- removal of redundant code, as justified by reasoning about
"Code motion" is achieved by inserting redundant code,
thereby making original code redundant, which in turn
can be removed.
No single technique; the secret sauce is how we combine things:
- Zipper CFG
- Disctinct representations for construction and analyis of CFGs
- Maximum use of polymorphism
- Type classes to make notation resemble prior art
- Transfer equations coded in dragon-book style
- Fixed points courtesy Lerner, Grove, and Chambers (2002)
We make dataflow optimization easy to think about and easy to build:
* Ideas that reconcile the ad-hoc 'optimization zoo' found in the
dragon book with methods of reasoning long understood by functional
* Design and implementation that make it not just possible but *easy*
to use dataflow techniques in your compiler.
Working title: Dataflow Optimization Made Simple
Note: By decomposing 'optimizations' into smaller units, we simplify.
'induction-variable elimination' is *not* an atomic thing!
Vague Outline
1. Intro
2. Short example
3. Logical view of optimization
4. Clients (examples, including type class declarations)
5. Graphs
6. Fixed-point computation; the dataflow monad
7. Discussion
module Rew
data Rew a = No
| Mk a
| Then (Rew a) (Rew a)
| Iter (Rew a)
rewrite :: Rew (node -> fact -> Maybe graph)
-> node -> fact -> Maybe (graph, Rew (node -> fact -> Maybe graph))
rewrite_direct rs n f = rew rs
where rew No = Nothing
rew (Mk r) =
case r n f of Nothing -> Nothing
Just g -> Just (g, No)
rew (r1 `Then` r2) =
case rew r1 of
Nothing -> rew r2
Just (g, r1') -> Just (g, r1' `Then` r2)
rew (Iter r) =
case rew r of
Nothing -> Nothing
Just (g, r') -> Just (g, r' `Then` Iter r)
rewrite rs node f = rew rs Just Nothing
rew No j n = n
rew (Mk r) j n =
case r node f of Nothing -> n
Just g -> j (g, No)
rew (r1 `Then` r2) j n = rew r1 (j . add r2) (rew r2 j n)
rew (Iter r) j n = rew r (j . add (Iter r)) n
add tail (g, r) = (g, r `Then` tail)
rewritem :: Monad m => Rew (node -> fact -> m (Maybe graph))
-> node -> fact -> m (Maybe (graph, Rew (node -> fact -> m (Maybe graph))))
rewritem rs node f = rew rs (return . Just) (return Nothing)
rew No j n = n
rew (Mk r) j n = do mg <- r node f
case mg of Nothing -> n
Just g -> j (g, No)
rew (r1 `Then` r2) j n = rew r1 (j . add r2) (rew r2 j n)
rew (Iter r) j n = rew r (j . add (Iter r)) n
add tail (g, r) = (g, r `Then` tail)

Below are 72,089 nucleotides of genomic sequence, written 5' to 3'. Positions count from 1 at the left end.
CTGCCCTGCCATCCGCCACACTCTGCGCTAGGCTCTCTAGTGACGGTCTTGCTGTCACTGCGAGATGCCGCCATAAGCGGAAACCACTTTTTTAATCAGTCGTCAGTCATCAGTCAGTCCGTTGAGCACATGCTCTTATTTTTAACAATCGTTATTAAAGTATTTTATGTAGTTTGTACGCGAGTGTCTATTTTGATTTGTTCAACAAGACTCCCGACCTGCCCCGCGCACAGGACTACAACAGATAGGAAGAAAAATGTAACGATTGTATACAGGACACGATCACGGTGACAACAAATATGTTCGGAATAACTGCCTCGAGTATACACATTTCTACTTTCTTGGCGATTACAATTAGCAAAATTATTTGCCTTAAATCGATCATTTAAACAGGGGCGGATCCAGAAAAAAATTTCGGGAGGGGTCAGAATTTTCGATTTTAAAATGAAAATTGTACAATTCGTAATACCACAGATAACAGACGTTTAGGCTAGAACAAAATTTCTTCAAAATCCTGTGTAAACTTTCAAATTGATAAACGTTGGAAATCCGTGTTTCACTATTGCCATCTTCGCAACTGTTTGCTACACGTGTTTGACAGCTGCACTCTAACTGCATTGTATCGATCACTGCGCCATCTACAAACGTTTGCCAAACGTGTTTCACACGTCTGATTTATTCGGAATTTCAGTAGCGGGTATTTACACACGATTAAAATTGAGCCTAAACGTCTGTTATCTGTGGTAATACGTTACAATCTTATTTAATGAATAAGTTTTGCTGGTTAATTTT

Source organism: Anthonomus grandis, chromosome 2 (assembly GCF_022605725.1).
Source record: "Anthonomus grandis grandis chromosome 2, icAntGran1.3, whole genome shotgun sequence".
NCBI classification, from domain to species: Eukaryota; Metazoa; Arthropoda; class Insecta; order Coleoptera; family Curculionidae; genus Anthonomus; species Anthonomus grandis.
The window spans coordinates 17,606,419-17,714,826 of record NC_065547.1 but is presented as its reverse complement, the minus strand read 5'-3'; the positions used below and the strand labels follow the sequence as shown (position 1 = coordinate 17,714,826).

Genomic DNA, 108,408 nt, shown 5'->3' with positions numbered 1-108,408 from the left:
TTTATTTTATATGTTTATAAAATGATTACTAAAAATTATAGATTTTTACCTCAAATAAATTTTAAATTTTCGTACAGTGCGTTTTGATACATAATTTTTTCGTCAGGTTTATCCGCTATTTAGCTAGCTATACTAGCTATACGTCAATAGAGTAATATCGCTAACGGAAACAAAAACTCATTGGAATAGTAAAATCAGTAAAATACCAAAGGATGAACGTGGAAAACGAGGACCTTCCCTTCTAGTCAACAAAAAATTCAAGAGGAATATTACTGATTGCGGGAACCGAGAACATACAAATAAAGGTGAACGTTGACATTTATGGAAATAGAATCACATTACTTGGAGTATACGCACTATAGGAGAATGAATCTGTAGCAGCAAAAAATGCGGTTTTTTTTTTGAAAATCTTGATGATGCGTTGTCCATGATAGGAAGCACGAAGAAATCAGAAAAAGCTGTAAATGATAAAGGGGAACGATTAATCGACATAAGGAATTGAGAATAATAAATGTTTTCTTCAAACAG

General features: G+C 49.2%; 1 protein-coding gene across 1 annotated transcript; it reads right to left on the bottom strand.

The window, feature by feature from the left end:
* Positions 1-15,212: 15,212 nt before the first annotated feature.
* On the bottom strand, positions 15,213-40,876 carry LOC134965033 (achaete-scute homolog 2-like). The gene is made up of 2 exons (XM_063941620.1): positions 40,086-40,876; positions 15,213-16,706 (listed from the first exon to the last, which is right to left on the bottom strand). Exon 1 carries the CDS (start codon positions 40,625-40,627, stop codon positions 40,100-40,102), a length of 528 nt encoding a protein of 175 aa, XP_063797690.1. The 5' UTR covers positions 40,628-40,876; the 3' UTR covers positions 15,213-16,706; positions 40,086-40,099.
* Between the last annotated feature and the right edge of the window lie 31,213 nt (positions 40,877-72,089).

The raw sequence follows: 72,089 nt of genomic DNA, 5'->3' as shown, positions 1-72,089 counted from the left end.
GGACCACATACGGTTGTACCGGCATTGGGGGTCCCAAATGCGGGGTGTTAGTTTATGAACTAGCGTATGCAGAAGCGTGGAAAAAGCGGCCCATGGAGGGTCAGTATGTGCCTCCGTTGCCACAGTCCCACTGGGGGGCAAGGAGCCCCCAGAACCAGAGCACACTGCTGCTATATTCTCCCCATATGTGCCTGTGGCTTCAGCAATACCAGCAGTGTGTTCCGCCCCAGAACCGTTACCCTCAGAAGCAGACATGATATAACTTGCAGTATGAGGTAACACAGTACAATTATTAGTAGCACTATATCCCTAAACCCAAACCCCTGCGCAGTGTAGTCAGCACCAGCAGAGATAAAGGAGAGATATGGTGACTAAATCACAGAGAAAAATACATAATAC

- get Simon to review Lerner, Ullman & Kam, Kildall
- implementation section: why?
. really exists
. not insane
. dramatically simpler than original & other implementations
. can see some of the idea
- massive failure of parallel structure between sections 3 and 6
(three bullets)
- Hypothesis:
if {P} s --> s' by rewrite, and {P} s {Q} and {P} s' {Q'}, then
Q \sqsubseteq Q'
if s {Q} --> s' by rewrite, and {P} s {Q} and {P'} s' {Q}, then
P' \sqsubseteq P
Why do we care? Is this a theorem? A requirement? Do we want
implication (in the logic) and not a lattic op? How does
implication translate to lattice ops, anyway? (disjunction ~ join)
DFOPT: if any extra room, restore Davidson reference!
then: 'to reduce register pressure'
then: 2nd dataflow paper
%.bbl:Q: %.aux
echo "=== Pretend I ran nbibtex here (use the .bib from the repo to make a .bbl) ==="
%.bib: %.aux
echo "=== Pretend I ran nbibtex here (use the .bib from the repo to make a .bbl) ==="
%.bbl: %.aux
nbibtex $stem
%.bib: %.aux
nbibtex -o $target -bib $stem
%.bbl:Q: %.aux
echo "=== Pretend I ran nbibtex here (use the .bbl from the repo) ==="
# do nothing
\ No newline at end of file
%.bitly:V: $HOME/www/pubs/%.pdf
rsync -avP $prereq$stem.pdf
# do nothing
# do nothing
\ No newline at end of file
% I have enclosed code.sty, which achieves 99% of what you want without
% the need for a separate preprocessor. At the start of your document
% you write "\makeatactive". From then on, inline code is written as @\x
% -> x_1 & y@. The only difference with what you are used to, is that
% instead of
% @
% foo :: Int -> Int
% foo = \n -> n+1
% @
% you have to write
% \begin{code}
% foo :: Int -> Int
% foo = \n -> n+1
% \end{code}
% and that you cannot use @ in \section{} and \caption{}. For the paper that occured twice, in which case I had to replace @...@ b y \texttt{...}.
% code.sty --- nice verbatim mode for code
% To get '@' use \verb+@+
\let\do\@makeother \dospecials
%% next two lines provide more sensible spacing
\@tempdima = \fontdimen2\font\relax
\spaceskip = 0.65\@tempdima
% The \makeatactive command:
% makes @ active, in such a way that @...@ behaves as \icode@...@:
\catcode`@=\active \def@{\icode@}
% Since @ becomes active, it has to be taken care of in verbatim-modes:
\let\olddospecials\dospecials \def\dospecials{\do\@\olddospecials}}
% \gdef\makeatother{\g@remfrom@specials{\@}\@makeother\@}
\begingroup \catcode `|=0 \catcode `[= 1
\catcode`]=2 \catcode `\{=12 \catcode `\}=12
\catcode`\\=12 |gdef|@xcode#1\end{code}[#1|end[code]]